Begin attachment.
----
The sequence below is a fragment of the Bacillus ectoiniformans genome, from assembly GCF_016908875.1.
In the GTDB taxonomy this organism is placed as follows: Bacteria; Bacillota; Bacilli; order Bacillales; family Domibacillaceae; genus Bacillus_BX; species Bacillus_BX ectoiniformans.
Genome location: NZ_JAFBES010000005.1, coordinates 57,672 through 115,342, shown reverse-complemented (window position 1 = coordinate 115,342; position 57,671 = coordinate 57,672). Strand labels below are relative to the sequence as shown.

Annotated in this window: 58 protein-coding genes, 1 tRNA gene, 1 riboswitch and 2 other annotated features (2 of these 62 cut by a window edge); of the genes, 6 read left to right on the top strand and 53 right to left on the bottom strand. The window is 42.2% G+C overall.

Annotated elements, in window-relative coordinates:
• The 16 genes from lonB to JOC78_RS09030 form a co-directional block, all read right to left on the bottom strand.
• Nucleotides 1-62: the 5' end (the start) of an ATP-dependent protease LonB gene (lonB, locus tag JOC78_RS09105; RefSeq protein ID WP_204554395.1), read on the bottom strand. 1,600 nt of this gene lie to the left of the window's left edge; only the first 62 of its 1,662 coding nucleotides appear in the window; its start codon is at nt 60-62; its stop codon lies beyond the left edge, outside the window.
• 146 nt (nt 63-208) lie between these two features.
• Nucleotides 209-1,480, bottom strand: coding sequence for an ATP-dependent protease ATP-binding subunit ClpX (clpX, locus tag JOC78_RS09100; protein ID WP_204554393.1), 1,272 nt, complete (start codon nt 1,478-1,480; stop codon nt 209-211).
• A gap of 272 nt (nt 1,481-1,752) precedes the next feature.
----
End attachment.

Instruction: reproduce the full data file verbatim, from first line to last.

The sequence below is a fragment of the Bacillus ectoiniformans genome, from assembly GCF_016908875.1.
In the GTDB taxonomy this organism is placed as follows: Bacteria; Bacillota; Bacilli; order Bacillales; family Domibacillaceae; genus Bacillus_BX; species Bacillus_BX ectoiniformans.
Genome location: NZ_JAFBES010000005.1, coordinates 57,672 through 115,342, shown reverse-complemented (window position 1 = coordinate 115,342; position 57,671 = coordinate 57,672). Strand labels below are relative to the sequence as shown.

Annotated in this window: 58 protein-coding genes, 1 tRNA gene, 1 riboswitch and 2 other annotated features (2 of these 62 cut by a window edge); of the genes, 6 read left to right on the top strand and 53 right to left on the bottom strand. The window is 42.2% G+C overall.

Annotated elements, in window-relative coordinates:
• The 16 genes from lonB to JOC78_RS09030 form a co-directional block, all read right to left on the bottom strand.
• Nucleotides 1-62: the 5' end (the start) of an ATP-dependent protease LonB gene (lonB, locus tag JOC78_RS09105; RefSeq protein ID WP_204554395.1), read on the bottom strand. 1,600 nt of this gene lie to the left of the window's left edge; only the first 62 of its 1,662 coding nucleotides appear in the window; its start codon is at nt 60-62; its stop codon lies beyond the left edge, outside the window.
• 146 nt (nt 63-208) lie between these two features.
• Nucleotides 209-1,480, bottom strand: coding sequence for an ATP-dependent protease ATP-binding subunit ClpX (clpX, locus tag JOC78_RS09100; protein ID WP_204554393.1), 1,272 nt, complete (start codon nt 1,478-1,480; stop codon nt 209-211).
• A gap of 272 nt (nt 1,481-1,752) precedes the next feature.